The focus of the health field should be redirected to put more emphasis on prevention strategies. Policy makers should be educated on an expanded definition of a healthy community that incorporates quality of life indicators. Advocacy for legislation and policies that protect the public's health and create environmental support for healthy behaviors need to be included in every program seeking to prevent chronic disease through reduction of risk factors.

Local policy changes could include; (1) restricting advertising and billboards that carry unhealthy promotions and messages; (2) improving access to healthful options such as farmer's markets and exercise facilities; and (3) improving access to early cancer detection and other early screening services. Organizational and institutional changes that foster and encourage lifestyle changes must also be included. Workplace incentives for people to maintain good health are needed. For example, work sites could promote exercise for employees (by offering longer breaks for exercise) and small employers could obtain assistance in buying health insurance for their employees at discounted rates.



Section IV: Contra Costa Chronic Disease Prevention Framework

A. Risk Factor Goals and Desired Outcomes

This Framework provides a series of six goals, corresponding to each of the risk factors identified previously, for chronic disease prevention in the County. Each goal is followed by a list of desired outcomes and suggested activities for achieving that outcome. The goals and activities that follow are purposefully broad, to allow communities creativity in developing programs that respond to their specific situations. They incorporate the guiding principles described in Section 3 and attempt to address the gaps identified in existing programs. The HSD will create a companion piece to this Framework which will specify those activities, including outcome and evaluation measures, for which it would be the appropriate lead agency.

1.Access to A Healthy Toxic-Free Environment and to Health-Promoting Services, Messages, Activities, Programs and Products

Goal

Reduce the impact of chronic disease risk factors, particularly in high-risk communities, through reductions in exposures to environmental toxins in the community and workplace, improved access to healthy messages, activities, programs, and products, and decreased access to unhealthy influences.

Desired Outcomes
  1. Increased volume of positive health messages and decreased volume of negative messages in the community leading to increased awareness of and support for health-promoting behaviors, policies and choices
  2. Reduced barriers (e.g. cost, transportation problems, unavailability of child care, cultural insensitivity, non-user friendly language) to community using health-promoting services, programs, products and activities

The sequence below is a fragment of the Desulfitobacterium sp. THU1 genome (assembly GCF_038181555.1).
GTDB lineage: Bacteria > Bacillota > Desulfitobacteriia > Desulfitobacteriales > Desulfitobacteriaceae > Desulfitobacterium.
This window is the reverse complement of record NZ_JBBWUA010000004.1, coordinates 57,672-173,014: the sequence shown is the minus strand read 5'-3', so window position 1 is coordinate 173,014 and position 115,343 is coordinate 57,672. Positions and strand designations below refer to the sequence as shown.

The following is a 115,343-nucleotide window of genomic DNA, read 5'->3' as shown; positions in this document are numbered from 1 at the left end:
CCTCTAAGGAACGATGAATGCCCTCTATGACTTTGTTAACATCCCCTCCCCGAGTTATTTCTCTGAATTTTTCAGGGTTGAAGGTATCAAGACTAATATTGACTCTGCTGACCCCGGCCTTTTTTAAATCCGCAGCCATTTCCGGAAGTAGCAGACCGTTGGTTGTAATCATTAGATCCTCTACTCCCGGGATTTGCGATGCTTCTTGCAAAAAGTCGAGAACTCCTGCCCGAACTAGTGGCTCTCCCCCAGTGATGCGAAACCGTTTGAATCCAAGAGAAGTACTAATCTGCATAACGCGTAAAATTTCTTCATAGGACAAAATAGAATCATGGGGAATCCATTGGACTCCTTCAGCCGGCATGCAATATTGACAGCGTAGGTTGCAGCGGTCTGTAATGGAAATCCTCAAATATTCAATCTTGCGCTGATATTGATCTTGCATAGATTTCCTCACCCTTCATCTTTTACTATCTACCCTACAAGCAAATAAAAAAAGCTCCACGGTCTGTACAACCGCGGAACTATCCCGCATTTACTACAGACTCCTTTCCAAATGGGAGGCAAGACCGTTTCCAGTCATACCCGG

3. Improved community awareness and use of health-promoting programs, including: a) early medical screening and prevention education programs; b) healthy products, such as affordable, accessible, and nutritious food choices; and c) safe outdoor places for physical activity and work site exercise programs
  4. Reduced availability of unhealthy activities and products, particularly in low income and ethnically diverse communities, and among youth, seniors, and pregnant women
  5. Decreased exposure to environmental toxics in the community and in the workplace
  6. Increased number of partnerships with local and county community economic development group which will encourage planning and development policies that support local businesses that provide healthy products, activities and services for residents, and which do not pollute the environment
Examples of new activities to achieve these outcomes:
  • Work with communities and local policy makers to promote and fund policies and programs that support healthy behaviors through education, protective public health policies, improved access to healthy lifestyle options, preventive and early screening health care services, institutional incentives, etc.
  • Work with local governments and community development agencies to create and promote local development plans that will: (1) decrease access to unhealthy products, e.g., tobacco and alcohol; (2) increase access to healthy products, e.g., fresh food outlets, particularly in low income communities, and among children, youth, and seniors; and (3) increase funding for community-based prevention and education programs.
  • Work with local health care providers, local government, and communities to increase access to preventive and early screening programs for cancer, diabetes, hypertension, and other chronic diseases by providing transportation and child care options, decreasing language barriers, and making services affordable.
  • Work with communities, local government, media and others to educate the public and advocate for policies that will reduce or restrict the number of unhealthy messages in high-risk communities, such as tobacco-promoting billboards or other advertisements near schools or in low income communities.
  • Work with local media to encourage coverage that educates the public, promotes positive health messages, and counters unhealthy messages.
  • Work with various sectors of the community to institutionalize risk factor education and risk factor reduction policies, e.g. schools incorporating nutrition education and healthy food options on site, employers developing work site exercise programs with incentives for participation, and PTAs conducting education on second hand smoke.